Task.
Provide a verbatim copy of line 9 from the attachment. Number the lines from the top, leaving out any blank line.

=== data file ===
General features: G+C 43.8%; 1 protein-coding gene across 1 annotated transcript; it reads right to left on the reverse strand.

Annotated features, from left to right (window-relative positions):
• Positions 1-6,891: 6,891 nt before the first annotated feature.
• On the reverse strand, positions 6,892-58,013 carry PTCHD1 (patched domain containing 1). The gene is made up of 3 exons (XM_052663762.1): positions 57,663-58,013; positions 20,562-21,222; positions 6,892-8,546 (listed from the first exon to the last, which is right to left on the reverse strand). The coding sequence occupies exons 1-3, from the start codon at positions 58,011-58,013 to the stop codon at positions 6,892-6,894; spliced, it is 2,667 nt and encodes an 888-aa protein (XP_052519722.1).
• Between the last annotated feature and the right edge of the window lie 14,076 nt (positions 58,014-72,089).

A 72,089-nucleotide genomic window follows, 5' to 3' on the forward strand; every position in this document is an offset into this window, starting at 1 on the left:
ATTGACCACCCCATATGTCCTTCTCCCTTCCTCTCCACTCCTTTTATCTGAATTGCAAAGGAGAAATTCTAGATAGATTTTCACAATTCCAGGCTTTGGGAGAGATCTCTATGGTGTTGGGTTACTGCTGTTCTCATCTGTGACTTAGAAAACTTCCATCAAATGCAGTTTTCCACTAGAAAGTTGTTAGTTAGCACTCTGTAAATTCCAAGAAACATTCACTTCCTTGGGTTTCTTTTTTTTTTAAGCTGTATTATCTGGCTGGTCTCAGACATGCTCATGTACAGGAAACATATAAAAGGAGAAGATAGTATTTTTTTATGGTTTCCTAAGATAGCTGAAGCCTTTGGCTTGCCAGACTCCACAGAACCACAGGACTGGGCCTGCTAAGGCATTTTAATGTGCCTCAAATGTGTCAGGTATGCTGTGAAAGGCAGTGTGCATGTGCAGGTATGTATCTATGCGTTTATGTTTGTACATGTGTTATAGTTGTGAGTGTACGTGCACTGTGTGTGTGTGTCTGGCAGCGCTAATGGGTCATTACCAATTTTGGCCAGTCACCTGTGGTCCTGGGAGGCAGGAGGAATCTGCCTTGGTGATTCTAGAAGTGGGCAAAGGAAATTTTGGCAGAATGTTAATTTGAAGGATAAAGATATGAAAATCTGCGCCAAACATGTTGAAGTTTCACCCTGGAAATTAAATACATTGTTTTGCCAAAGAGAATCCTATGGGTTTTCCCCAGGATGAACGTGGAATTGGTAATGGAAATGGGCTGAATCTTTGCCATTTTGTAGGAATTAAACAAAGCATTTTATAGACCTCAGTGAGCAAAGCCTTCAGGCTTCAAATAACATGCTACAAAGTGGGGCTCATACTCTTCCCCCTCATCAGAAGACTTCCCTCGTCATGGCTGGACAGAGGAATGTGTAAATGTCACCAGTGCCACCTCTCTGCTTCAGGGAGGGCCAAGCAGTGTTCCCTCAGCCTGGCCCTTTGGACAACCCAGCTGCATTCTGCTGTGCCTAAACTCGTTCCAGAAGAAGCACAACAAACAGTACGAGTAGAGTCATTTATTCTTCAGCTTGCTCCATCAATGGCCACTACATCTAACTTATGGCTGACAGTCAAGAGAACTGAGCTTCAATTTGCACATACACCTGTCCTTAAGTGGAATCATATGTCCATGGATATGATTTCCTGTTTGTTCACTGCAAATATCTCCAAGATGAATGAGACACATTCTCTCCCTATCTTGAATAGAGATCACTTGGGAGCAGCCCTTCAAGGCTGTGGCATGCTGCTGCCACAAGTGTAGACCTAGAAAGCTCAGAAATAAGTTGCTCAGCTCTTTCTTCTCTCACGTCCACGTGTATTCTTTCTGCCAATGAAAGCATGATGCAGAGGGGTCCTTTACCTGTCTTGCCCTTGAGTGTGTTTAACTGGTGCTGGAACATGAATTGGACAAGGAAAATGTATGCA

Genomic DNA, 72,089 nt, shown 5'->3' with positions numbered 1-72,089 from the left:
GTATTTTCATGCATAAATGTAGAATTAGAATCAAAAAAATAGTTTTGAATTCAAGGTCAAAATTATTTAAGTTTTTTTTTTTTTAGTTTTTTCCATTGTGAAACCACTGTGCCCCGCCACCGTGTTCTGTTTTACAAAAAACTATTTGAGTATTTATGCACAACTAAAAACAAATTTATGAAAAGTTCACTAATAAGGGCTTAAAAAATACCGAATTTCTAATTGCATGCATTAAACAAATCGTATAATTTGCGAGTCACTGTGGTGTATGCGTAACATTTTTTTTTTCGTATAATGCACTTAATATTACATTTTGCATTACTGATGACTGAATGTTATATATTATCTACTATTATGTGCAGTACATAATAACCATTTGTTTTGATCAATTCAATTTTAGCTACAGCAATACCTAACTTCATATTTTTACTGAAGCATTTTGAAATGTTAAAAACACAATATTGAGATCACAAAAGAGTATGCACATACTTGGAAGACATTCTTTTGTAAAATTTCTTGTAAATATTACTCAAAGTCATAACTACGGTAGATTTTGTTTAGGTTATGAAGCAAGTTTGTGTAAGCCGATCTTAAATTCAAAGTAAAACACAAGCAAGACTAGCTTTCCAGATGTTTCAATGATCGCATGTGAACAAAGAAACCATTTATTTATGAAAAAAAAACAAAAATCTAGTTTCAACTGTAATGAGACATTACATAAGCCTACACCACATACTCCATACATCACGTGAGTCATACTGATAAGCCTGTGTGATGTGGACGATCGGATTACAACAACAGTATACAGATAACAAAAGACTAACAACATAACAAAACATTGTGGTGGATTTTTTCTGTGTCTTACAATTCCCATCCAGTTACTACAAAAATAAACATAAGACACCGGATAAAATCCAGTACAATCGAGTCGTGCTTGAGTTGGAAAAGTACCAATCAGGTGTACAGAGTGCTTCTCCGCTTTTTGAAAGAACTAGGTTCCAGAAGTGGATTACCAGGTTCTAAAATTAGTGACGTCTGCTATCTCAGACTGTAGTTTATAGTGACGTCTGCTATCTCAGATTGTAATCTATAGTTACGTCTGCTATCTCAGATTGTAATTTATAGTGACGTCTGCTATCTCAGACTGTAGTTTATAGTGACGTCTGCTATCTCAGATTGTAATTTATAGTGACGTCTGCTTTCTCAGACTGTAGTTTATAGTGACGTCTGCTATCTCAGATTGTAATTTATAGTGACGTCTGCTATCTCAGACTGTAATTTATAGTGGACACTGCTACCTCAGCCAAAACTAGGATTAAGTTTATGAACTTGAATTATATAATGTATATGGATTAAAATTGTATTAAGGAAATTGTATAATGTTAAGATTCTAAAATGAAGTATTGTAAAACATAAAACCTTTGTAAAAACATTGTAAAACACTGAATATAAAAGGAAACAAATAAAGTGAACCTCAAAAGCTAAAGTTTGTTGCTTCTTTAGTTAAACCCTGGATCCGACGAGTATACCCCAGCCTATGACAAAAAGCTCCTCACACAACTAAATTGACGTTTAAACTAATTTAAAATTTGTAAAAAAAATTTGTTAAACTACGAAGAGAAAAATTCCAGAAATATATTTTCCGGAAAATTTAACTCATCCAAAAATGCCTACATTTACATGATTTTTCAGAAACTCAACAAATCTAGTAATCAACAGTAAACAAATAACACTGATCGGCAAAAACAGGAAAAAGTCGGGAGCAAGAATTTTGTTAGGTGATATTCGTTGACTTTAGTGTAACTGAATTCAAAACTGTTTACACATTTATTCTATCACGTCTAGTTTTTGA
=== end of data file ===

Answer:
GTATTTTCATGCATAAATGTAGAATTAGAATCAAAAAAATAGTTTTGAATTCAAGGTCAAAATTATTTAAGTTTTTTTTTTTTTAGTTTTTTCCATTGTGAAACCACTGTGCCCCGCCACCGTGTTCTGTTTTACAAAAAACTATTTGAGTATTTATGCACAACTAAAAACAAATTTATGAAAAGTTCACTAATAAGGGCTTAAAAAATACCGAATTTCTAATTGCATGCATTAAACAAATCGTATAATTTGCGAGTCACTGTGGTGTATGCGTAACATTTTTTTTTTCGTATAATGCACTTAATATTACATTTTGCATTACTGATGACTGAATGTTATATATTATCTACTATTATGTGCAGTACATAATAACCATTTGTTTTGATCAATTCAATTTTAGCTACAGCAATACCTAACTTCATATTTTTACTGAAGCATTTTGAAATGTTAAAAACACAATATTGAGATCACAAAAGAGTATGCACATACTTGGAAGACATTCTTTTGTAAAATTTCTTGTAAATATTACTCAAAGTCATAACTACGGTAGATTTTGTTTAGGTTATGAAGCAAGTTTGTGTAAGCCGATCTTAAATTCAAAGTAAAACACAAGCAAGACTAGCTTTCCAGATGTTTCAATGATCGCATGTGAACAAAGAAACCATTTATTTATGAAAAAAAAACAAAAATCTAGTTTCAACTGTAATGAGACATTACATAAGCCTACACCACATACTCCATACATCACGTGAGTCATACTGATAAGCCTGTGTGATGTGGACGATCGGATTACAACAACAGTATACAGATAACAAAAGACTAACAACATAACAAAACATTGTGGTGGATTTTTTCTGTGTCTTACAATTCCCATCCAGTTACTACAAAAATAAACATAAGACACCGGATAAAATCCAGTACAATCGAGTCGTGCTTGAGTTGGAAAAGTACCAATCAGGTGTACAGAGTGCTTCTCCGCTTTTTGAAAGAACTAGGTTCCAGAAGTGGATTACCAGGTTCTAAAATTAGTGACGTCTGCTATCTCAGACTGTAGTTTATAGTGACGTCTGCTATCTCAGATTGTAATCTATAGTTACGTCTGCTATCTCAGATTGTAATTTATAGTGACGTCTGCTATCTCAGACTGTAGTTTATAGTGACGTCTGCTATCTCAGATTGTAATTTATAGTGACGTCTGCTTTCTCAGACTGTAGTTTATAGTGACGTCTGCTATCTCAGATTGTAATTTATAGTGACGTCTGCTATCTCAGACTGTAATTTATAGTGGACACTGCTACCTCAGCCAAAACTAGGATTAAGTTTATGAACTTGAATTATATAATGTATATGGATTAAAATTGTATTAAGGAAATTGTATAATGTTAAGATTCTAAAATGAAGTATTGTAAAACATAAAACCTTTGTAAAAACATTGTAAAACACTGAATATAAAAGGAAACAAATAAAGTGAACCTCAAAAGCTAAAGTTTGTTGCTTCTTTAGTTAAACCCTGGATCCGACGAGTATACCCCAGCCTATGACAAAAAGCTCCTCACACAACTAAATTGACGTTTAAACTAATTTAAAATTTGTAAAAAAAATTTGTTAAACTACGAAGAGAAAAATTCCAGAAATATATTTTCCGGAAAATTTAACTCATCCAAAAATGCCTACATTTACATGATTTTTCAGAAACTCAACAAATCTAGTAATCAACAGTAAACAAATAACACTGATCGGCAAAAACAGGAAAAAGTCGGGAGCAAGAATTTTGTTAGGTGATATTCGTTGACTTTAGTGTAACTGAATTCAAAACTGTTTACACATTTATTCTATCACGTCTAGTTTTTGA